Via Rail Canada’s 40th anniversary had me thinking back to all my memorable moments on the train. Like many others, many of my experiences on the train are tied to family trips and travelling between my hometown in Southern Ontario and university in Ottawa. I encourage anyone else out there to maybe share a few Via memories of your own. As much as people complain about our national passenger railway, I think the railway deserves a great deal of praise for continuing to provide an excellent service despite being at the mercy of its various political masters over the years. So, without further ado, here is the first installment of my 30 Via 40 memories. Let’s start with the first 10 memories, in random order.
1. My first ride aboard Via Rail was when my family took a short trip from Sarnia to London because my father had some appointment in downtown London. I was very young but I have a vague recollection that we were in an old Via Rail blue and yellow coach on a sunny morning. I also remember getting off the train at the old London station and getting into a yellow taxi cab for the first time in my young life. For a kid from a town of 6,000, seeing a “big” city and travelling on a train was about as much excitement as I could handle. This trip was very likely circa 1983-84.
2. I am lucky that I was able to catch the tail end of Via’s rainbow years, when there were was a variety of equipment in use. I recall the first time I saw a Via Rail train in the wild, as it were. The train was an all-blue consist, with an old F unit on point. We were stopped at the Bloomfield Road level crossing in Chatham, as we were making our way to Windsor to visit my grandparents. The train was heading east toward London. I don’t know why this moment sticks out in my mind, but it could not have been any later than 1983. Even to this day, my favourite piece of railway motive power is any F unit. I guess for me, they would hold the same fascination that steam holds for older generations.
3. In 1983 (this time, I know it was 1983), my family was taking the train from Sarnia all the way to Quebec City on the train for a family vacation. I have a number of memories from that time, including sleeping on the seats of an old blue and yellow coach as the train made its way overnight into Quebec. There can’t be a much more Canadian experience than this. My mom told me I fell asleep for six hours on one of those seats. I could never do that today.
4. During that same trip, I remember my brother and I walking the platforms as we were getting on to our train at Toronto’s Union Station. We spotted an old CN black-and-white consist on the platform. At the time, I had never seen any passenger equipment in anything but the familiar Via Rail blue and yellow. It would be years before I realized that Via hadn’t always just been around. The sight of those old CN black and white coaches made me a little bit jealous. I wanted to be on board that train, I told my brother. I was intensely curious.
5. Skipping ahead many years, I remember bringing my now departed dog Tessie to the Fallowfield train station in 2011, to pick up my wife who was returning home from a conference in Toronto. At the time, my wife was pregnant with our first daughter and my dog had never been apart from her, which was a bit traumatic for the dog, since my wife works from home. Well, I thought it would be a nice surprise for my wife, but it turns out that the sound and thunder of the approaching train scared my dog (a small schnauzer) half to death. But, all was well, when my wife emerged from the train and my dog saw her favourite person in the world.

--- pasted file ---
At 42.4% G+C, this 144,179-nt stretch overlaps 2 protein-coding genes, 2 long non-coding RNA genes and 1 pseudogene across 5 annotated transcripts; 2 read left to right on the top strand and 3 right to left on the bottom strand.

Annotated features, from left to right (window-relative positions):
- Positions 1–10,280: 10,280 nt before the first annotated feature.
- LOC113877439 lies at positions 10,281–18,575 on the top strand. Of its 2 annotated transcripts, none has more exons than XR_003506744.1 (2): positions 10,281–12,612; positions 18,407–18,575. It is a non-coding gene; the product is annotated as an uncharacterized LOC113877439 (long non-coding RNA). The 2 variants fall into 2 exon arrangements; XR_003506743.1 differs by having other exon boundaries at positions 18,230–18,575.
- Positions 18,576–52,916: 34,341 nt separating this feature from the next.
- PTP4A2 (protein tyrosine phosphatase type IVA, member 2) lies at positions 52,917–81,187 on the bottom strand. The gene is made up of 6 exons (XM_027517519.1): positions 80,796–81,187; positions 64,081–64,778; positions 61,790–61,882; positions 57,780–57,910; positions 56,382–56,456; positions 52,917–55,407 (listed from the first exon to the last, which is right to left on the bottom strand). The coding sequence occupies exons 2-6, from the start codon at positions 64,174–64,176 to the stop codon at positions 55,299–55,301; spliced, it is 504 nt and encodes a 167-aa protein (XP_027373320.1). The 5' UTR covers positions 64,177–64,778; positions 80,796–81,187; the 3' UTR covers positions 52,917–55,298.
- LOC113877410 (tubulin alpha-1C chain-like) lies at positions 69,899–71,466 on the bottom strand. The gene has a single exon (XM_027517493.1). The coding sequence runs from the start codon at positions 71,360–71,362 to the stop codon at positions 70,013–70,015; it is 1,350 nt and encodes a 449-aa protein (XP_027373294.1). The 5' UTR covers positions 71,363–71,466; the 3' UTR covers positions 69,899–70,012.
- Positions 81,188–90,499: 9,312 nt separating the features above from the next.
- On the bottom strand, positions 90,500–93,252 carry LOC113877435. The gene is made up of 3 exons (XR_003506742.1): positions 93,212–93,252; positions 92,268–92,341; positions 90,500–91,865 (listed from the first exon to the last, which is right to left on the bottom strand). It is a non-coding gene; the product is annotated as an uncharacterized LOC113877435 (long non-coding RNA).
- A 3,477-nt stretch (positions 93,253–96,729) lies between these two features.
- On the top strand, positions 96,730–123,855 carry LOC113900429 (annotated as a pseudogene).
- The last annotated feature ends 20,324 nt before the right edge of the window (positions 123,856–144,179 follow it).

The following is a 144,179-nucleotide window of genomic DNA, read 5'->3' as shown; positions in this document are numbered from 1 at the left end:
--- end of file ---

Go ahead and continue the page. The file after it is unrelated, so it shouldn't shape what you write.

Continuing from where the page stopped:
6. One time on my way home from university in Ottawa, there was a great deal of commotion behind my seat. I turned around to see a flurry of well-wishers shaking hands with Walter Gretzky, who was heading home as well.
7. In 1998, I was aboard one of the very last Via Rail trains to make it into Ottawa before the ice storm essentially shut down everything in Eastern Ontario and West Quebec.
8. In October 1996, I took the train home for Thanksgiving weekend, after being away at university for the first time in my life. I arrived at Sarnia station pretty late after a long day in transit. My brother was on the station platform waiting for me. I remember him jumping up to see where I was. It’s always good to have that type of homecoming.
9. The first time I had one of those “Where am I?” moments was on one of my first trips aboard a Via Rail train to Ottawa. The train stopped at Ganonoque Station. I looked around and essentially saw nothing. Anyone who has travelled in this area knows this station is in a pretty isolated location. That was when I wondered what kind of one-horse town Ganonoque was. Of course, appearances can be deceiving. Ganononque is actually a really cool little town along the water. You just wouldn’t know it from the station.
10. I am going to date myself here, but I remember when you could still smoke on a train. As part of my family’s trip to Montreal (again, this was early 1980s), half of our LRC car was designated as smoking. I remember a very animated group at the opposite end of our car carrying on a lively conversation in French. My mom and dad were not impressed. It was only later that I discovered that the group was actually telling a bunch of dirty jokes.